For docs, Medicare pay cuts an ongoing saga
For physicians, the healthcare reform debate of 2010 is almost upstaged by the constant threat of having their Medicare reimbursements cut by upward of 20% under the sustainable growthrate formula. The past 12 months have been marked by a series of temporary “patches,” which delayed cuts and froze reimbursement rates. The first in the series is passed in December 2009, followed by temporary fixes in March, April, June and November. In December, Congress passes a “long-term, temporary” fix to hold off cuts for 12 months while a more permanent fix can be developed.
In another ongoing saga, the year begins with doctors facing a June 1 deadline to begin implementing written plans for their practices to prevent and detect identity theft in their billing operations. Congress moves to exempt physicians during its lame-duck session.
William Jessee announces that he will step down as leader of the Medical Group Management Association in September 2011, and Michael Maves, American Medical Association executive vice president and CEO, says he will leave his post when his contract expires in June 2011. Maves is criticized by some for the AMA’s role in helping to pass healthcare reform without getting a permanent fix to the Medicare payment formula in return. Molly Sandvig, executive director of Physician Hospitals of America, also announces that she will leave her post to become chief operating officer of Joint Replacement Hospitals of America. She had led PHA since November 2005.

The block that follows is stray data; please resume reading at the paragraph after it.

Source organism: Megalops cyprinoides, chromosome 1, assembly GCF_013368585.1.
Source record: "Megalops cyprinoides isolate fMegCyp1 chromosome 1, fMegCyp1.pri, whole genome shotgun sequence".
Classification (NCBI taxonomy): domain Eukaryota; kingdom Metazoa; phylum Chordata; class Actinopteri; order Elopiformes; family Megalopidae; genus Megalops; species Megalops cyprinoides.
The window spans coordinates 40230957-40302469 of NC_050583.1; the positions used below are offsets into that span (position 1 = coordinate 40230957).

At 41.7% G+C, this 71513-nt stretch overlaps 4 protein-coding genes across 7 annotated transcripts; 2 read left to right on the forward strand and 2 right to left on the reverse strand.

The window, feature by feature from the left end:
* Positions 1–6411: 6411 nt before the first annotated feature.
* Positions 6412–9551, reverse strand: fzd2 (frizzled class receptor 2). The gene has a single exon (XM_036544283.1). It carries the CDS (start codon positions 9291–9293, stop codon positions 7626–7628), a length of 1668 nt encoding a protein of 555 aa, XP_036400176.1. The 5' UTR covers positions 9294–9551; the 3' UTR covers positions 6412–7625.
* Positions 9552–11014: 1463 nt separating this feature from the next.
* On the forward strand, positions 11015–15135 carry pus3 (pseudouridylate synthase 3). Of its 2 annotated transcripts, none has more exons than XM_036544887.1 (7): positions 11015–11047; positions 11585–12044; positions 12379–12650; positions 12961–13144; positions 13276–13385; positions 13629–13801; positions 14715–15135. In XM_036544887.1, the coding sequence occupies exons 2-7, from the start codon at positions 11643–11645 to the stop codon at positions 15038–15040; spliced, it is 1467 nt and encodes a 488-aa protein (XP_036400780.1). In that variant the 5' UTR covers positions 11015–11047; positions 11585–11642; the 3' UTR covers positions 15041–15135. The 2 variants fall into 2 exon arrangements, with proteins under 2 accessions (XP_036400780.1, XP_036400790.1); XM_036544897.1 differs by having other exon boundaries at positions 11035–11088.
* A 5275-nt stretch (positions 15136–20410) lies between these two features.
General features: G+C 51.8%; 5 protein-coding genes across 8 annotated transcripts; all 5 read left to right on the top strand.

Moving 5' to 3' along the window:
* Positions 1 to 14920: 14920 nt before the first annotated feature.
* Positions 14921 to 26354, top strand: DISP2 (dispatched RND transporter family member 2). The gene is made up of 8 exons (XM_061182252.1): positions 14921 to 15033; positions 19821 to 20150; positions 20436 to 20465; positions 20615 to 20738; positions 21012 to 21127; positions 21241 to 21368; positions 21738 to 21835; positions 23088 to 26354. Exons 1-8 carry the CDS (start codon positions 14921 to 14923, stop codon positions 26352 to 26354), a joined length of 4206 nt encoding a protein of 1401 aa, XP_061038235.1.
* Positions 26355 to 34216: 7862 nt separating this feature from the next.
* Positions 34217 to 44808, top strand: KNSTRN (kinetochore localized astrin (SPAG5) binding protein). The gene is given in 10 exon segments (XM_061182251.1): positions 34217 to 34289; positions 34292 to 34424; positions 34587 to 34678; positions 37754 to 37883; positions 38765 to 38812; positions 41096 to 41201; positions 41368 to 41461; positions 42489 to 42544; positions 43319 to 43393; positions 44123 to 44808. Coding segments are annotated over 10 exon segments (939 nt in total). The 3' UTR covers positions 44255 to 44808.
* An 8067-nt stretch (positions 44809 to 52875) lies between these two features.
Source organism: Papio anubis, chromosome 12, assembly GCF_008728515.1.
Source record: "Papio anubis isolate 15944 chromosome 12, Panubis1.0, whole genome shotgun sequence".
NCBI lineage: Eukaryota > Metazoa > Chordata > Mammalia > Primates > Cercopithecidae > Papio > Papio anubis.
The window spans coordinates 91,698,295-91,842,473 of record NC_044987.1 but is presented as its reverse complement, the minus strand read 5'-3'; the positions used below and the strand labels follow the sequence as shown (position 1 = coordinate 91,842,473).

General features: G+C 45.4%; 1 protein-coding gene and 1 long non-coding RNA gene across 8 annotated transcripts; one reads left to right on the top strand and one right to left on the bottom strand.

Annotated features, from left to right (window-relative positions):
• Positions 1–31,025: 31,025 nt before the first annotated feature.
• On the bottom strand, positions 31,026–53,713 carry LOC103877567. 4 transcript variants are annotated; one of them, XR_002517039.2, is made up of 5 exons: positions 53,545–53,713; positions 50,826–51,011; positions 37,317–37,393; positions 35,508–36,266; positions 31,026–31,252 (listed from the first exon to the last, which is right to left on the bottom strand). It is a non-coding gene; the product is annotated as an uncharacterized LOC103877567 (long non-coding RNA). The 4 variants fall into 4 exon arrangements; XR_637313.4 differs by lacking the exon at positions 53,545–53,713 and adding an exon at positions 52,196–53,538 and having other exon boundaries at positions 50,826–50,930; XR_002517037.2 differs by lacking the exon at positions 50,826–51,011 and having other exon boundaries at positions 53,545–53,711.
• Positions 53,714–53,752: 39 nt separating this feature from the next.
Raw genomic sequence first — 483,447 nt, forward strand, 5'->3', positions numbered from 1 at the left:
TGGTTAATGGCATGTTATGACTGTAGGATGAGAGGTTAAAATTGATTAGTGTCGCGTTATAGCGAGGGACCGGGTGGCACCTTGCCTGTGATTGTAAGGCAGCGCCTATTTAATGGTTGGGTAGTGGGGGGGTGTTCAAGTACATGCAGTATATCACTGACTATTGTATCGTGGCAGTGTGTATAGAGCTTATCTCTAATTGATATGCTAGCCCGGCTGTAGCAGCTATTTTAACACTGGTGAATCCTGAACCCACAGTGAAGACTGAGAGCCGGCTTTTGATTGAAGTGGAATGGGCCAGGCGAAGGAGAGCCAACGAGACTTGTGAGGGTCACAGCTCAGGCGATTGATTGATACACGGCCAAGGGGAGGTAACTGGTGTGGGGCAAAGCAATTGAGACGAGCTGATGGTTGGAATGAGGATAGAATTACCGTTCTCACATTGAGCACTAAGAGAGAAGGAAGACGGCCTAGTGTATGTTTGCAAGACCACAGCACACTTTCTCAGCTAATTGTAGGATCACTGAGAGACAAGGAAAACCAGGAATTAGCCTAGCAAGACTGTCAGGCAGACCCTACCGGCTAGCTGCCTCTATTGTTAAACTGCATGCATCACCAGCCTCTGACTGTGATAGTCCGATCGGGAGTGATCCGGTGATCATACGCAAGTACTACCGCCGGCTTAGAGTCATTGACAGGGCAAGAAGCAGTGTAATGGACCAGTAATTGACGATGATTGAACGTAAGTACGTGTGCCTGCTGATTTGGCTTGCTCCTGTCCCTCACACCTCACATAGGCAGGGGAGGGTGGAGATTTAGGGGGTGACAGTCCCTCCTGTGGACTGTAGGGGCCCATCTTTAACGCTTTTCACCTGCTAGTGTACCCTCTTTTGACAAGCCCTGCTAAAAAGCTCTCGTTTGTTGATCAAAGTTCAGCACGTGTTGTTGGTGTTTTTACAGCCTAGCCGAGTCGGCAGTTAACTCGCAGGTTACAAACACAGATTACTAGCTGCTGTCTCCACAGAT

At the AMA’s annual House of Delegates meeting in June, critics rail against AMA leadership for its pro-reform stance and berate them for not listening to members. Several of these critics ran for several AMA leadership posts; they all lost. Delegates pass a resolution to develop legislation that would allow physicians to privately contract with patients for rates higher than those allowed by Medicare.
In August, some physicians in the 20,000-member Florida Medical Association push to sever the group’s relationship with the AMA. Delegates vote to send a letter of no confidence in AMA leadership instead. The Medical Association of Georgia also sends a letter to AMA board. The Oct. 27 letter stated that the “overwhelming view” of its mem-
Maves will step down in 2011 as AMA CEO.